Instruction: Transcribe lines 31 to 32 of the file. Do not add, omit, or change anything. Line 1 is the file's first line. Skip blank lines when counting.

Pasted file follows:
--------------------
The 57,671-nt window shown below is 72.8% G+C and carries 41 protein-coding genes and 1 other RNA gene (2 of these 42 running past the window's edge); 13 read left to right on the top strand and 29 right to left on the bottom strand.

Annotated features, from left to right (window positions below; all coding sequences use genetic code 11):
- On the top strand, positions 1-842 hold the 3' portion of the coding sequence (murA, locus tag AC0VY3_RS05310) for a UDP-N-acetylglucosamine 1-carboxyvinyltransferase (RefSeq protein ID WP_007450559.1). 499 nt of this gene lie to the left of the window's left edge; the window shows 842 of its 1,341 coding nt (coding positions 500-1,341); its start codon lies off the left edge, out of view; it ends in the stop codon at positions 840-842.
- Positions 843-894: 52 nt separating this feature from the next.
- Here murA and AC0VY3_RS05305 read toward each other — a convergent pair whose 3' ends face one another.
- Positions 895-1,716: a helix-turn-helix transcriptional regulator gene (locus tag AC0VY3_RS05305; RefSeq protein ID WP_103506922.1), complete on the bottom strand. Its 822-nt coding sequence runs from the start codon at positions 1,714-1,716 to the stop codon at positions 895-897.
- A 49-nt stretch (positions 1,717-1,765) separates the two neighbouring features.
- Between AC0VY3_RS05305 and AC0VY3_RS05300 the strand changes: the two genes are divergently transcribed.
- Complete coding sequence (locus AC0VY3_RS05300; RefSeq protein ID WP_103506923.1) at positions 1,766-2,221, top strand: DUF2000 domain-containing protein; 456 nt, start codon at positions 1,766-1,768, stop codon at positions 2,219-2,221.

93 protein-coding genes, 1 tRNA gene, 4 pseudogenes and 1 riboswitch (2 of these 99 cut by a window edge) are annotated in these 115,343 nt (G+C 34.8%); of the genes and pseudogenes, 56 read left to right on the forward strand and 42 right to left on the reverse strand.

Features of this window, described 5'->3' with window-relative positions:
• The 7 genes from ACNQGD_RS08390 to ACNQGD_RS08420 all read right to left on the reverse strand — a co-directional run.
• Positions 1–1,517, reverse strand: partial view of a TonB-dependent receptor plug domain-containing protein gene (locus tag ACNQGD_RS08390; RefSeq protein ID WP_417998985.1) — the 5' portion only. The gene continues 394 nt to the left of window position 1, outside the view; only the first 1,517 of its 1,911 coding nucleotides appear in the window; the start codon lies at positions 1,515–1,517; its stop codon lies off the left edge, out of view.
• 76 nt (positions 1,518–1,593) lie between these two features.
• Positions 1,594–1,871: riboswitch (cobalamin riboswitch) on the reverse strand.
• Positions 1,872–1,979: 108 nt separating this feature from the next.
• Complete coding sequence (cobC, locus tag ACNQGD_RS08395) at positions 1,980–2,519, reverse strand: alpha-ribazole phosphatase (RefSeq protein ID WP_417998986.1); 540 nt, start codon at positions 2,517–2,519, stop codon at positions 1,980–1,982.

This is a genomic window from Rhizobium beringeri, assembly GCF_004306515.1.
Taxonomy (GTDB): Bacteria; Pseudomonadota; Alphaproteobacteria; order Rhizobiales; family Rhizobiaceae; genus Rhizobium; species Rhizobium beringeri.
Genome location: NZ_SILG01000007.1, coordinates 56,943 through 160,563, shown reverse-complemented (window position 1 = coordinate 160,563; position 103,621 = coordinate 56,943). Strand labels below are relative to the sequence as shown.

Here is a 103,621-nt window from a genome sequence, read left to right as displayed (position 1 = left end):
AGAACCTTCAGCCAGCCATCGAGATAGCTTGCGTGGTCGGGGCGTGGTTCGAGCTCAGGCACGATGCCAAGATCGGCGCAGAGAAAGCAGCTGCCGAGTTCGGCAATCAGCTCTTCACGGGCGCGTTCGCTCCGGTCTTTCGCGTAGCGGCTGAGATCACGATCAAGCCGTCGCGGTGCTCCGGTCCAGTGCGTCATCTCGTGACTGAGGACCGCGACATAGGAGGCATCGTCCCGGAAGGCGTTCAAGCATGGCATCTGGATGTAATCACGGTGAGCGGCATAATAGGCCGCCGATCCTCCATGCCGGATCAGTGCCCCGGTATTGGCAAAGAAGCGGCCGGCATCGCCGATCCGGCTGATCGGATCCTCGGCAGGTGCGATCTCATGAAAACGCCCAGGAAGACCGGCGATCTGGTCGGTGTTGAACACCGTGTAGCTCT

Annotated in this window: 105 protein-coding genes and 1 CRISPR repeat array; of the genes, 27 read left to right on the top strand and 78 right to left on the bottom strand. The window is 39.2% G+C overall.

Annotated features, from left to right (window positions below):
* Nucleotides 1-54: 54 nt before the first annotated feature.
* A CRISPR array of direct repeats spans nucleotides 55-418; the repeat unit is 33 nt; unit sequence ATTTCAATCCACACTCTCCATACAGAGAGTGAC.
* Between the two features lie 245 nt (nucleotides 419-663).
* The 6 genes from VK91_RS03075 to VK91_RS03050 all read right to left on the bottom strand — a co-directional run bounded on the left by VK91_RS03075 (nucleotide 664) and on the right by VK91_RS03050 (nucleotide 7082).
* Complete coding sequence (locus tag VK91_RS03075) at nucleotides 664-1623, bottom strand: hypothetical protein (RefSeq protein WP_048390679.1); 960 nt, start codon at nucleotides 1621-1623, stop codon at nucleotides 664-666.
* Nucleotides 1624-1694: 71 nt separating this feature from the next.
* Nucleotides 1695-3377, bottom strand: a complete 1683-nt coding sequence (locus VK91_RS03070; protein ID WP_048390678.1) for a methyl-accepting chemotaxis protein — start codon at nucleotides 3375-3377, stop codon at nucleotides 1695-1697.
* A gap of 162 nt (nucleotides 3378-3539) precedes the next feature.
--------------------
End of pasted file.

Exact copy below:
* Nucleotides 1695-3377, bottom strand: a complete 1683-nt coding sequence (locus VK91_RS03070; protein ID WP_048390678.1) for a methyl-accepting chemotaxis protein — start codon at nucleotides 3375-3377, stop codon at nucleotides 1695-1697.
* A gap of 162 nt (nucleotides 3378-3539) precedes the next feature.